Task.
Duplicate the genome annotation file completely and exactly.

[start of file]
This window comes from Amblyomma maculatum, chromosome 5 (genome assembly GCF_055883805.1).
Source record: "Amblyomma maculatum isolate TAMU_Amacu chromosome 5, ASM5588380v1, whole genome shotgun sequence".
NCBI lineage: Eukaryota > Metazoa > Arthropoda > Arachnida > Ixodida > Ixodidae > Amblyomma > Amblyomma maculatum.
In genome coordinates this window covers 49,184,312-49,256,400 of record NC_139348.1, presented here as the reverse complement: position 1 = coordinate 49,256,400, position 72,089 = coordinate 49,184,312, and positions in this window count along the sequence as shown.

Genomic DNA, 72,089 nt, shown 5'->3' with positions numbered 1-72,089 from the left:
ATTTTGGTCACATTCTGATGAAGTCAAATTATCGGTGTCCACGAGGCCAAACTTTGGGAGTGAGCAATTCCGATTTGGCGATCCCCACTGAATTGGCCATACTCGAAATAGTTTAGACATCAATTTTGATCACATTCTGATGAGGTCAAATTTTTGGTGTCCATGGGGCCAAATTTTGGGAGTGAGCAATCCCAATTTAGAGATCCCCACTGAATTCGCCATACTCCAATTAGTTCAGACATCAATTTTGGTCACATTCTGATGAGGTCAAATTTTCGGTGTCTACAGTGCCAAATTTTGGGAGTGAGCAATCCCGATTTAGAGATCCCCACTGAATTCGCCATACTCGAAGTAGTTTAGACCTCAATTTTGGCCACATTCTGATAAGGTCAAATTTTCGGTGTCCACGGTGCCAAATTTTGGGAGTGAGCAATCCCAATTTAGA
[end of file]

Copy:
This window comes from Amblyomma maculatum, chromosome 5 (genome assembly GCF_055883805.1).
Source record: "Amblyomma maculatum isolate TAMU_Amacu chromosome 5, ASM5588380v1, whole genome shotgun sequence".
NCBI lineage: Eukaryota > Metazoa > Arthropoda > Arachnida > Ixodida > Ixodidae > Amblyomma > Amblyomma maculatum.
In genome coordinates this window covers 49,184,312-49,256,400 of record NC_139348.1, presented here as the reverse complement: position 1 = coordinate 49,256,400, position 72,089 = coordinate 49,184,312, and positions in this window count along the sequence as shown.

Genomic DNA, 72,089 nt, shown 5'->3' with positions numbered 1-72,089 from the left:
ATTTTGGTCACATTCTGATGAAGTCAAATTATCGGTGTCCACGAGGCCAAACTTTGGGAGTGAGCAATTCCGATTTGGCGATCCCCACTGAATTGGCCATACTCGAAATAGTTTAGACATCAATTTTGATCACATTCTGATGAGGTCAAATTTTTGGTGTCCATGGGGCCAAATTTTGGGAGTGAGCAATCCCAATTTAGAGATCCCCACTGAATTCGCCATACTCCAATTAGTTCAGACATCAATTTTGGTCACATTCTGATGAGGTCAAATTTTCGGTGTCTACAGTGCCAAATTTTGGGAGTGAGCAATCCCGATTTAGAGATCCCCACTGAATTCGCCATACTCGAAGTAGTTTAGACCTCAATTTTGGCCACATTCTGATAAGGTCAAATTTTCGGTGTCCACGGTGCCAAATTTTGGGAGTGAGCAATCCCAATTTAGA